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West’s Russia sanctions expose global oil supply to biggest crisis: IEA

US Rep. Ilhan Omar (D-MN) (L) talks with Speaker of the House Nancy Pelosi (D-CA) during a rally with fellow Democrats before voting on H.R. 1, or the People Act, on the East Steps of the US Capitol on March 08, 2019 in Washington, DC. (AFP photo)
Gas prices are displayed at a Brooklyn gas station on March 8, 2022 in New York City. (Photo by AFP)

The International Energy Agency (IEA) says the West’s crippling sanctions on Russia threaten the world with the biggest global oil supply shock in decades.

The Paris-based agency said on Wednesday that Russia, the world's second-largest crude oil exporter, would be soon forced to limit production by 30% under punitive measures imposed by the US and its Western allies in the wake of Moscow’s campaign in Ukraine.

On February 24, Russian President Vladimir Putin ordered “a special military operation” in Ukraine over concerns about NATO’s military activities close to Russian borders.

The IEA said in its monthly oil report that Russian oil production could fall by three million barrels per day from April and could worsen if “restrictions or public condemnation escalate.”

“The prospect of large-scale disruptions to Russian oil production is threatening to create a global oil supply shock,” the agency warned. “Faced with what could turn into the biggest supply crisis in decades, global energy markets are at a crossroads,” the IEA said. The firm also stated that “the crisis may result in lasting changes to energy markets.”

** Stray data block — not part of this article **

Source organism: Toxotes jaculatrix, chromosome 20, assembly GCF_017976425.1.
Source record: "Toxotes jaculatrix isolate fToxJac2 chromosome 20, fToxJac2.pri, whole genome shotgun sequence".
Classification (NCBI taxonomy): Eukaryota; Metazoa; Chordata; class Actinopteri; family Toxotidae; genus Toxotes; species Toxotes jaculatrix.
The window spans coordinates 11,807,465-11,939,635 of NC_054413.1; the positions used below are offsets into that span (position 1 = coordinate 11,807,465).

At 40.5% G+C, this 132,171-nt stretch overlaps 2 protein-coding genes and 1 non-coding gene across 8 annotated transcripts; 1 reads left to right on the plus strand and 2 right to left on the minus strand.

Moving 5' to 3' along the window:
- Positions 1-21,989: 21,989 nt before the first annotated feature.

“The implications of a potential loss of Russian oil exports to global markets cannot be understated.”

The United States, Britain, Canada, and Australia have banned imports of Russian oil. The move has sent oil prices soaring. It affects roughly 13% of Russia’s exports, but, according to the IEA, major oil companies, trading houses, shipping firms and banks have “backed away from doing business with the country.”

Moves by major oil companies and global banks to stop dealing with Moscow are forcing Russia to offer its crude at a huge discount.

Russia is the third-largest oil producer after the US and Saudi Arabia. But the country is the largest oil and products exporter in the world. Europe depends on Russia for about 40% of its natural gas.

Germany warned on Tuesday that an immediate boycott of Russian gas and oil supplies could bring mass unemployment and poverty to the EU member state. “If we flip a switch immediately, there will be supply shortages, even supply stops in Germany,” said the economy and energy minister, Robert Habeck.

Brent crude leaped above $139 per barrel over a week ago. Analysts at the Bank of America warned that prices could touch $185, then $200, if most of Russia’s exports were cut off.


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